Lights, Camera ............... Acton!
One street in Acton comes under the spotlight
Residents of a certain street in Acton will be glued to their televisions on February 21st. Sue Bourne, a remarkable documentary-maker, spent many weeks last year researching and filming a documentary all about the inhabitants of an Acton street. The film will be screened as one of the Cutting Edge series this Thursday.
My Street takes us through 12 Acton front doors and straight into their inhabitants' lives. Sue's empathy for the people she meets is obvious throughout this compelling and all-too-short film. Her portraits of people are gentle and revealing. In fact, she shares more with her subjects than most directors as she, too, lives on the Acton street where the film was made.
Sue told me she had wanted to create something reminiscent of an advent calendar. "I was convinced I could make it work, although some people were very disparaging when I was trying to get the commission to make the film. More than one person told me: "Nothing will come of this", and others told me I was mad to expose myself or that I was making myself vulnerable." But she refused to give up: "As a documentary-maker you have to believe in what you do."
Before My Street, the film Sue has been most proud to have directed and produced was called 'Wedding Days.' This film was a series of interviews with 20 couples who all started their married life in the same place: on the same wedding announcement page of the Brighton and Hove Express. The interviews were filmed 25 years afterwards and contain a revealing shapshot of marriage over a quarter of a century. Inevitably, some couples experienced their share of tragedy - and some had good fortune. It is moving to see what happened to them all after they started off full of hope and dreams.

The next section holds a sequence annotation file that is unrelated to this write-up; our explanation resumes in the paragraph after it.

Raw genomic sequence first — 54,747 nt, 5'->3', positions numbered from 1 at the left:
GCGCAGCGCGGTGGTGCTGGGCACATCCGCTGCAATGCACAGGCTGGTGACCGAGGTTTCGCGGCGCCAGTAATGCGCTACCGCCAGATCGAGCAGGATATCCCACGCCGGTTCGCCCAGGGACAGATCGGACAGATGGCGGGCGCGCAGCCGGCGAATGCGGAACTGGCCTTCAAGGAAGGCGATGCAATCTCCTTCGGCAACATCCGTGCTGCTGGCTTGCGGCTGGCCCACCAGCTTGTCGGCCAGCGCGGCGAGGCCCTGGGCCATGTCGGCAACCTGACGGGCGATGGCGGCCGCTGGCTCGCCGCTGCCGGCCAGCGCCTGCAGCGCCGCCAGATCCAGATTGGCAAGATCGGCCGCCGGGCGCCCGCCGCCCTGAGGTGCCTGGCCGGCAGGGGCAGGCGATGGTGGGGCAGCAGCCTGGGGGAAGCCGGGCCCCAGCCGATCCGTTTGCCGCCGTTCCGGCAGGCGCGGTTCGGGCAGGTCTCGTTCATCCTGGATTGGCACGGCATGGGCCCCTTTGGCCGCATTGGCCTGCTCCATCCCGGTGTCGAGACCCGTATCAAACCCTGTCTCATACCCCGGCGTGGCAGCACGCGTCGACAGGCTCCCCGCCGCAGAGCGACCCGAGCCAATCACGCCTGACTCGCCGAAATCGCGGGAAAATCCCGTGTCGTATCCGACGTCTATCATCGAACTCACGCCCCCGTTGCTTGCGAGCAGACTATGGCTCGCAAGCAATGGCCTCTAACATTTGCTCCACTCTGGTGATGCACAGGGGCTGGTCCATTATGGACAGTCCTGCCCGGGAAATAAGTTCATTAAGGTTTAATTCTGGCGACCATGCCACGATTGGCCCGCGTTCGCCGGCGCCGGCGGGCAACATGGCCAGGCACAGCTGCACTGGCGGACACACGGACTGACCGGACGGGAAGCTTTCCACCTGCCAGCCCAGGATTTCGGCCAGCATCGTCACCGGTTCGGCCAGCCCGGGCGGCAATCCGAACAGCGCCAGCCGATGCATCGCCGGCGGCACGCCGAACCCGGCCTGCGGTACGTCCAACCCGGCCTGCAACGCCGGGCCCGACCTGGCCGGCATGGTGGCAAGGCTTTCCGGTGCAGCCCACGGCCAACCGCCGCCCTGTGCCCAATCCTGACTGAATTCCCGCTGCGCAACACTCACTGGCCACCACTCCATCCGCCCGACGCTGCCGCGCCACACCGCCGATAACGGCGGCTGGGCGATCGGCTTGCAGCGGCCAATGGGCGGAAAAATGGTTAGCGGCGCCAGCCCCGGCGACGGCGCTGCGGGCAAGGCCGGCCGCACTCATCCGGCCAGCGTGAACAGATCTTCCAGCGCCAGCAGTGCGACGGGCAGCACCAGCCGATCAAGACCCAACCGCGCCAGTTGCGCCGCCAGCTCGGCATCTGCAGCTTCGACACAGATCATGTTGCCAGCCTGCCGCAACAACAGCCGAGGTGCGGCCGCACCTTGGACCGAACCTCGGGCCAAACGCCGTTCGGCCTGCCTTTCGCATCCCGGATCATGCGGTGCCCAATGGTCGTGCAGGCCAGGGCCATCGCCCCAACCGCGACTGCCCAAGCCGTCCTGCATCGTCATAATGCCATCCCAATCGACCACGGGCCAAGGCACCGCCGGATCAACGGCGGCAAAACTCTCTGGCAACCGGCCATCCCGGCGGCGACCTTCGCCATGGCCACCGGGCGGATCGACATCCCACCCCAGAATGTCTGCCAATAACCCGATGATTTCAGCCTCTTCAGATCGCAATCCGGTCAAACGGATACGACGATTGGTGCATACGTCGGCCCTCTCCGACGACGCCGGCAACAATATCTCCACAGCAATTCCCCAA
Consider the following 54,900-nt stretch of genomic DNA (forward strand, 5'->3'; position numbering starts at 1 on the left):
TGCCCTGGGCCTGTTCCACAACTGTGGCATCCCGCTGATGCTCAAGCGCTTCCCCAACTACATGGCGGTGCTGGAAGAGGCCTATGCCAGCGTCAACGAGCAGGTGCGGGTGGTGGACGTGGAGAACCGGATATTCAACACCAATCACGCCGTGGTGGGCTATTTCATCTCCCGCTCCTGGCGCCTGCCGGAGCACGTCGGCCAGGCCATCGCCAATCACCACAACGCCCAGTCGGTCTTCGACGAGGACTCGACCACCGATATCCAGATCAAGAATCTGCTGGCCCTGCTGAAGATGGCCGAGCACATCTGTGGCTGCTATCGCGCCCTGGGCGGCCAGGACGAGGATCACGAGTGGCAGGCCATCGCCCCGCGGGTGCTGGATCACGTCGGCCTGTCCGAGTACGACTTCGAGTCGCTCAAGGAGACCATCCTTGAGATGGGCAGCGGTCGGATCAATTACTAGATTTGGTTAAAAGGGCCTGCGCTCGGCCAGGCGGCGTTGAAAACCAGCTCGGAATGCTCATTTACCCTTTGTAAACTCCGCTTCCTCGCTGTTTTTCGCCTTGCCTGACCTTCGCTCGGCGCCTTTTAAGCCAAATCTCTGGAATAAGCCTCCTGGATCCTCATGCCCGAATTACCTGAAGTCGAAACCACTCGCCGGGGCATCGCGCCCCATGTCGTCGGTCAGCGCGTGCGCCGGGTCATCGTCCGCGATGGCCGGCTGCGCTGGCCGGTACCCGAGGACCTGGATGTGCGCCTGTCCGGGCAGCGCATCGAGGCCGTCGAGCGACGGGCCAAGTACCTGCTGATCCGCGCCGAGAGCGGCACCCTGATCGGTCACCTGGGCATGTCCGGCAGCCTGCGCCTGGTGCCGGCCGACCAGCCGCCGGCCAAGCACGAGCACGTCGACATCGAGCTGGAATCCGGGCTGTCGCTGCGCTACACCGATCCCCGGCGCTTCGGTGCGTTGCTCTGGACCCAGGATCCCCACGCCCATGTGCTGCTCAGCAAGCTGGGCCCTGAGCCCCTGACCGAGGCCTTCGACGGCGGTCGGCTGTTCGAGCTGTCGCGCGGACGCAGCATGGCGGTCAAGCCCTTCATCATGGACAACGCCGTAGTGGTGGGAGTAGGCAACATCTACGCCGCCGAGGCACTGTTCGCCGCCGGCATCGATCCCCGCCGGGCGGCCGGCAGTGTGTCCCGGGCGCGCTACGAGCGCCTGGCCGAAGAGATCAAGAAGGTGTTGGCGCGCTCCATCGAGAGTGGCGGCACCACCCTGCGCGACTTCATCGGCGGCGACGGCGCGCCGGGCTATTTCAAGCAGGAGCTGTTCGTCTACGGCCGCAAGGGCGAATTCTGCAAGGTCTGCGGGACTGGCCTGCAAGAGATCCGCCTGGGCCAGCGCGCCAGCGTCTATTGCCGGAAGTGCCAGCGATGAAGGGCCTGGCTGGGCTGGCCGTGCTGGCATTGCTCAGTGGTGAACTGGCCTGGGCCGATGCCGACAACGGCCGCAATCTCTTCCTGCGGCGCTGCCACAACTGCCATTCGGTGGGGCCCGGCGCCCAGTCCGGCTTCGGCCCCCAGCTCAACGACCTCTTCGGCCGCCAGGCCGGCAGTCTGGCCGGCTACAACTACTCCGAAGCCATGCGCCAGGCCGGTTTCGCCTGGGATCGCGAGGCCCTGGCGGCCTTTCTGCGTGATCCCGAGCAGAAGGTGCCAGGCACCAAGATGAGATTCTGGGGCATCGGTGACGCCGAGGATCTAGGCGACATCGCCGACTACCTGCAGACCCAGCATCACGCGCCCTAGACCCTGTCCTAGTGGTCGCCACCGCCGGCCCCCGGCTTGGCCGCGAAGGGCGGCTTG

"After my experience filming Wedding Days," Sue continues, "I was curious about the idea of filming totally random collections of people. My Street was the first film I made after being off work sick for 8 months. For that reason, it was nice that the work was literally on my doorstep and in my house."
I asked Sue how making the film had changed her perceptions of Acton and her street. "I come from a small community in Scotland and loved the anonymity of living in London. After meeting literally everyone who lives in my street (116 households) I feel more secure and it feels warmer living here."
"I like the way everybody in Acton isn't the same. Actually, making the film made me realise that even more. I like my street the way it is. I don't want it to get too gentrified. I think the hostels and housing associations are good for us - they add colour, flavour and diversity to our community. It's a wonderful mix."
Making a film on her doorstep, however, did slightly alter the way Sue works: "Of course, there were people who we really wanted to take part who wouldn't agree to be filmed. As their neighbour, I had to back off more quickly than I might otherwise have done. Everyone now is so wary of the media. My job is to persuade people otherwise. It's asking a lot of people - getting them to share their lives with a huge audience and I do feel I have to give something of myself, too."
One person who knows all about the media and who could have been extremely wary of being filmed is Sara Nathan. I asked Sara why she and her family had agreed to take part and she told me: "I've spent my professional career as a broadcaster asking other people to take part in news and programmes of various sorts so it seemed churlish not to agree to what I have so often asked others to do. Plus, Sue the producer lives in the street and hasn't put her house up for sale during or following filming so I could be pretty sure she wouldn't stitch us up if she was going to carry on being our neighbour. I started out with a bit part, a walk on in Ali and Keith's story - I'm not sure why we were promoted."